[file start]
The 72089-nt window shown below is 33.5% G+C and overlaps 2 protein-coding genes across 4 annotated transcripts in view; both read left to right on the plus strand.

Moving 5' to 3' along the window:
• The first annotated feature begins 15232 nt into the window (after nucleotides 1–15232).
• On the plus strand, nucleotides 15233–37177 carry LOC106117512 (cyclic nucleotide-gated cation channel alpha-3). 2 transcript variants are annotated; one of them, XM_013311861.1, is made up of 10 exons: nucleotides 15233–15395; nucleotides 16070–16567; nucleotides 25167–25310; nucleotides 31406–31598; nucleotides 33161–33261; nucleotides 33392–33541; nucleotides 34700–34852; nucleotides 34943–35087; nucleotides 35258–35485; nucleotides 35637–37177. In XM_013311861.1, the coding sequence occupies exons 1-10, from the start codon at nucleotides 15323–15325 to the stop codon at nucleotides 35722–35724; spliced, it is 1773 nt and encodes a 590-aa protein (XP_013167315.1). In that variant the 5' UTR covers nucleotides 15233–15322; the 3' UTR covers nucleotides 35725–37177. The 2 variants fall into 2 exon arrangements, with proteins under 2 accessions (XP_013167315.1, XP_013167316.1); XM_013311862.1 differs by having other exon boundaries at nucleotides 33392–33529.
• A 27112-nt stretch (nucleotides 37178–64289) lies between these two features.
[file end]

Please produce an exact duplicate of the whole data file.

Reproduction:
The 72089-nt window shown below is 33.5% G+C and overlaps 2 protein-coding genes across 4 annotated transcripts in view; both read left to right on the plus strand.

Moving 5' to 3' along the window:
• The first annotated feature begins 15232 nt into the window (after nucleotides 1–15232).
• On the plus strand, nucleotides 15233–37177 carry LOC106117512 (cyclic nucleotide-gated cation channel alpha-3). 2 transcript variants are annotated; one of them, XM_013311861.1, is made up of 10 exons: nucleotides 15233–15395; nucleotides 16070–16567; nucleotides 25167–25310; nucleotides 31406–31598; nucleotides 33161–33261; nucleotides 33392–33541; nucleotides 34700–34852; nucleotides 34943–35087; nucleotides 35258–35485; nucleotides 35637–37177. In XM_013311861.1, the coding sequence occupies exons 1-10, from the start codon at nucleotides 15323–15325 to the stop codon at nucleotides 35722–35724; spliced, it is 1773 nt and encodes a 590-aa protein (XP_013167315.1). In that variant the 5' UTR covers nucleotides 15233–15322; the 3' UTR covers nucleotides 35725–37177. The 2 variants fall into 2 exon arrangements, with proteins under 2 accessions (XP_013167315.1, XP_013167316.1); XM_013311862.1 differs by having other exon boundaries at nucleotides 33392–33529.
• A 27112-nt stretch (nucleotides 37178–64289) lies between these two features.